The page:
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Page last updated at 06:12 GMT, Tuesday, 17 July 2012 07:12 UK
Today: Tuesday 17th July

The head of the private security firm, G4S, is to be questioned by MPs over the staffing problems at the Olympics which have led to the police and army being drafted in. Scottish ministers are meeting to consider whether to allow same sex marriage. And also on today, with the powers in place to protect the Olympic brand, the programme looks at what you can and can't do.

We are no longer providing clips of every part of the programme but you will be able to listen via the BBC iPlayer .

Business news with Simon Jack on the chairman of the US Federal Reserve who will be giving his assessment of the US economy today.


Police officers from eight different forces are being drafted in to fill the gaps in Olympics security left by G4S, and its chief executive is to be questioned by MPs this week over the staffing problems at the Olympics. Chris Allison, the National Olympic Security Coordinator, shares his views on the issue.

The US Food and Drug Administration has approved the use of a drug for people who don't have HIV but are at high risk of contracting it. Michael Bartos, chief of Science for Action at UNAIDS, explains how the drug works.

The American Secretary of State, Hillary Clinton, speaks to the BBC's Kim Ghattas on Syria and why she believes there is still time for a political transition in Damascus.

Business news with Simon Jack.

Germany's Chancellor Angela Merkel has said that a court judgement that made circumcision of boys for religious leaders a crime could turn Germany into "a laughing stock". Steve Evans reports from Berlin.

Sport news with Rob Bonnet.

As the Bank of England's governor Sir Mervyn King goes before MPs on the Treasury Select Committee today, how much did the bank know about the Libor scandal and when did it know it? Business editor Robert Peston, and economist Professor Charles Goodhart, give their analysis.

The paper review.


A group of artists have just published a book called In the Company of Ghosts, which captures what they call the "the poetics of the motorway".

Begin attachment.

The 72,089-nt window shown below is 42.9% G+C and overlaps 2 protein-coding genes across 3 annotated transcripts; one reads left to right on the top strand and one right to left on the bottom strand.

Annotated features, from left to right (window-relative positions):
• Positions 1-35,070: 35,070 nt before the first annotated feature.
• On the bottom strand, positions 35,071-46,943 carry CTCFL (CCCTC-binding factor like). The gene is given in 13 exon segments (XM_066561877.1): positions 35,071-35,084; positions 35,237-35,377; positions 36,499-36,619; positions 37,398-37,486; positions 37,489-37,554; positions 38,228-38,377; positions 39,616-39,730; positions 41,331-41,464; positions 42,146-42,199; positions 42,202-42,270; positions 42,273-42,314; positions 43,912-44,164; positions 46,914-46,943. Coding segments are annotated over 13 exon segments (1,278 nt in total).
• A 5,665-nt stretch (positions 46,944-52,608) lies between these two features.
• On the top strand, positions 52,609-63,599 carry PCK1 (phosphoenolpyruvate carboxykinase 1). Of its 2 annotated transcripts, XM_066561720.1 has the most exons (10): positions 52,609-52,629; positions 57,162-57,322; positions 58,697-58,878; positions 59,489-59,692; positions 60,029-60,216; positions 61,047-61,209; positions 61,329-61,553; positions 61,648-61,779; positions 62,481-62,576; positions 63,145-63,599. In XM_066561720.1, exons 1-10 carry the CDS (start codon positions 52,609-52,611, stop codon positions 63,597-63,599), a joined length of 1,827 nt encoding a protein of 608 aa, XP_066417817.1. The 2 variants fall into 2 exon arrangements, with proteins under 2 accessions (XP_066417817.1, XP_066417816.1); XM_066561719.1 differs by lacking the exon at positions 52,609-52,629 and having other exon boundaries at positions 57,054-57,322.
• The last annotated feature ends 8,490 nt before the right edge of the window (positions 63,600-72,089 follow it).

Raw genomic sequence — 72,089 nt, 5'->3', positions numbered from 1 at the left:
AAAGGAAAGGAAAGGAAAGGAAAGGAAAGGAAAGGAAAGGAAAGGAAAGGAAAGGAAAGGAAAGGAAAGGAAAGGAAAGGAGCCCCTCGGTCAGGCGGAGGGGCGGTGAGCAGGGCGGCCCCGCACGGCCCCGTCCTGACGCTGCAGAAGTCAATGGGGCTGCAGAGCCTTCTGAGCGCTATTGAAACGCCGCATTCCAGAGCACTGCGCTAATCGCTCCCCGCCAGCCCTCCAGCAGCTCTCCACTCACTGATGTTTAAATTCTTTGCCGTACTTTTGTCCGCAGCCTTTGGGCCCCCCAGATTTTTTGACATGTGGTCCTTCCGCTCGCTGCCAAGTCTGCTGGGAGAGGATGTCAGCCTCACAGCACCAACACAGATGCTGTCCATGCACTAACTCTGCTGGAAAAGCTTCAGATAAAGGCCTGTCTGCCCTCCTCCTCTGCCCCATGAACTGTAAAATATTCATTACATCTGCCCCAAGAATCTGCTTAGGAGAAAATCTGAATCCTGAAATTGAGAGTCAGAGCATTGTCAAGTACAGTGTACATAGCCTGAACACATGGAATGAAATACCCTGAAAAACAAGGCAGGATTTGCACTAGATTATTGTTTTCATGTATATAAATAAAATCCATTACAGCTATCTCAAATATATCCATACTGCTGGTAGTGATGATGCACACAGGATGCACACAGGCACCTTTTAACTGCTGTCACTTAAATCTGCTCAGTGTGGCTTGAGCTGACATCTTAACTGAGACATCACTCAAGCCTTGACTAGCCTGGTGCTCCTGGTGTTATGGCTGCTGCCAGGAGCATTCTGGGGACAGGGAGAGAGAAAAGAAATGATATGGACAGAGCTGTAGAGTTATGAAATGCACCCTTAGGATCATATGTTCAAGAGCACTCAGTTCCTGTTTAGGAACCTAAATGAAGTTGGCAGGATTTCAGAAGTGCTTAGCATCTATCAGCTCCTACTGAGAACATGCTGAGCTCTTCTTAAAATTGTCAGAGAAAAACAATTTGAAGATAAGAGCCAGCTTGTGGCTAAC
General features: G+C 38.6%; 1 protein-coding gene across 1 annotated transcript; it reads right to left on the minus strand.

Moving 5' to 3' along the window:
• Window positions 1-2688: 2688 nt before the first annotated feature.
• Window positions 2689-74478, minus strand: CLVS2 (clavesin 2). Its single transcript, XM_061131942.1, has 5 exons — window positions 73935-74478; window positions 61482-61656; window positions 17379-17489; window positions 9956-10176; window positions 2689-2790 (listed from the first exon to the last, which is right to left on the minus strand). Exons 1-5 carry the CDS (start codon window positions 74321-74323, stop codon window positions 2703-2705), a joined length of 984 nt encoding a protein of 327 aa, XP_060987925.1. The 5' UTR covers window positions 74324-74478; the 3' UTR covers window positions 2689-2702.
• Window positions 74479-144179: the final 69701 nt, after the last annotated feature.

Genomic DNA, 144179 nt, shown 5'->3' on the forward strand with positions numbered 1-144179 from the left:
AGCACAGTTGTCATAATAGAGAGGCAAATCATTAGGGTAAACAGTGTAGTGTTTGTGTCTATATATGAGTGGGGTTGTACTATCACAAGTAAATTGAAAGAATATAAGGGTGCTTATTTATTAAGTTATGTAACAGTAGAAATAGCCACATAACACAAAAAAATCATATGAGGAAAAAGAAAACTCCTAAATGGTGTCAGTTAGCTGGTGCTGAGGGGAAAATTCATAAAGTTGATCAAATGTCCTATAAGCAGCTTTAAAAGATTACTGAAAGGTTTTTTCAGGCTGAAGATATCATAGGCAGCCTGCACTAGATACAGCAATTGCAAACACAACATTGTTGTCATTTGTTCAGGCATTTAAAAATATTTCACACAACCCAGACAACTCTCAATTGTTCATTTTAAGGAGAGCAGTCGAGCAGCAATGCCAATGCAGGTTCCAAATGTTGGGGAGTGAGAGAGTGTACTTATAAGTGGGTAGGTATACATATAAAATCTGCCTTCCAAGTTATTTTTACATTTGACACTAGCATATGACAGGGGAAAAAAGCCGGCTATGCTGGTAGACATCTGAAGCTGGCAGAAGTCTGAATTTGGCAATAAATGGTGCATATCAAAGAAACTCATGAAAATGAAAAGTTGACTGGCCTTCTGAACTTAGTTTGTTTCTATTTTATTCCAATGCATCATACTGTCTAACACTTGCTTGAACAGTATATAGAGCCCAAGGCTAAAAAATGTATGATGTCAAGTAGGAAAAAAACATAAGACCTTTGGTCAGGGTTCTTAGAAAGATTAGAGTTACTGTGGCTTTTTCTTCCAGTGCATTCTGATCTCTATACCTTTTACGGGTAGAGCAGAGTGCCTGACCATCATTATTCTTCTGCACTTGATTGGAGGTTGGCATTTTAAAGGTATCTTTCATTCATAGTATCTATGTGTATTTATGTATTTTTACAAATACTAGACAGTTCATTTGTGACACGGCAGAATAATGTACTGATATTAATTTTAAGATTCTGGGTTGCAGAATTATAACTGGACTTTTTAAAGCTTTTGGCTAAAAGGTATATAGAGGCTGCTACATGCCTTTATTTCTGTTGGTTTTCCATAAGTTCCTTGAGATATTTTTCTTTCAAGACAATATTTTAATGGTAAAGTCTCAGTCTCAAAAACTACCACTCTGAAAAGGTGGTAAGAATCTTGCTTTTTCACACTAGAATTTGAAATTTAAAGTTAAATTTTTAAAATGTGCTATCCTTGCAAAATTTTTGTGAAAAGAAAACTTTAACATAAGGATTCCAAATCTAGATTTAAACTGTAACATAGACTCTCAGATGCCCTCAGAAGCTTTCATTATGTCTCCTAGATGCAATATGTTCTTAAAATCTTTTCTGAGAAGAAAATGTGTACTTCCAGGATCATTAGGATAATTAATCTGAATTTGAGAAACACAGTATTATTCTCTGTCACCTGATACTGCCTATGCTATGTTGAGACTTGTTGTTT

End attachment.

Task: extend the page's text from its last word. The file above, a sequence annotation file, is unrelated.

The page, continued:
The BBC's Philippa Thomas went searching for stanza on the M25.

Thought for the day with Anne Atkins, novelist and columnist.

The number of people in England and Wales has gone up by just over 7% in the past ten years and in that time the number of people in Germany has fallen by about 1%, so why should it be so different? Dr Julie Smith, professor of international relations at Cambridge, and economist Dr Ruth Lea debate population and economic growth.


The rules protecting the Olympic Games' big sponsors and the Olympic brand are extremely tight, so what can and can't you do?


Comedian, and former guest editor of the Today programme, Stewart Lee hopped on board the Swan Pedallo chartered by the writer Iain Sinclair and filmmaker Andrew Kotting who have spent the last few months travelling from the Hastings coastline through the canals and waterways of South East England up to the Olympic site in London. He tells their story to the Today programme's Nicola Stanbridge.

Sport news with Rob Bonnet.


Scotland could become the first part of the UK to introduce gay marriage as the Scottish cabinet discuss whether to legislate for it later today. Jim Eadie, an SNP backbencher, and John Deighan, of the Catholic Church's Parliamentary Office in Scotland, debate the issue.


Hundreds of disciplinary cases involving barristers may be declared unsafe due to failures to properly appoint the tribunal judges who sat in judgment of them in recent years. The Today programme's Andrew Hosken reports.

Business news with Simon Jack.

More than 12 million pieces of personal information were traded online by identity fraudsters in the first few months of this year. Information commissioner Christopher Graham explains what can be done to prevent this from happening.

Commentator Ekow Eshun and writer Diran Adebayo discuss the Twitter row which erupted when one tweeter described John Terry's fellow Chelsea player, Ashley Cole as a "choc ice" for testifying on behalf of his teammate.

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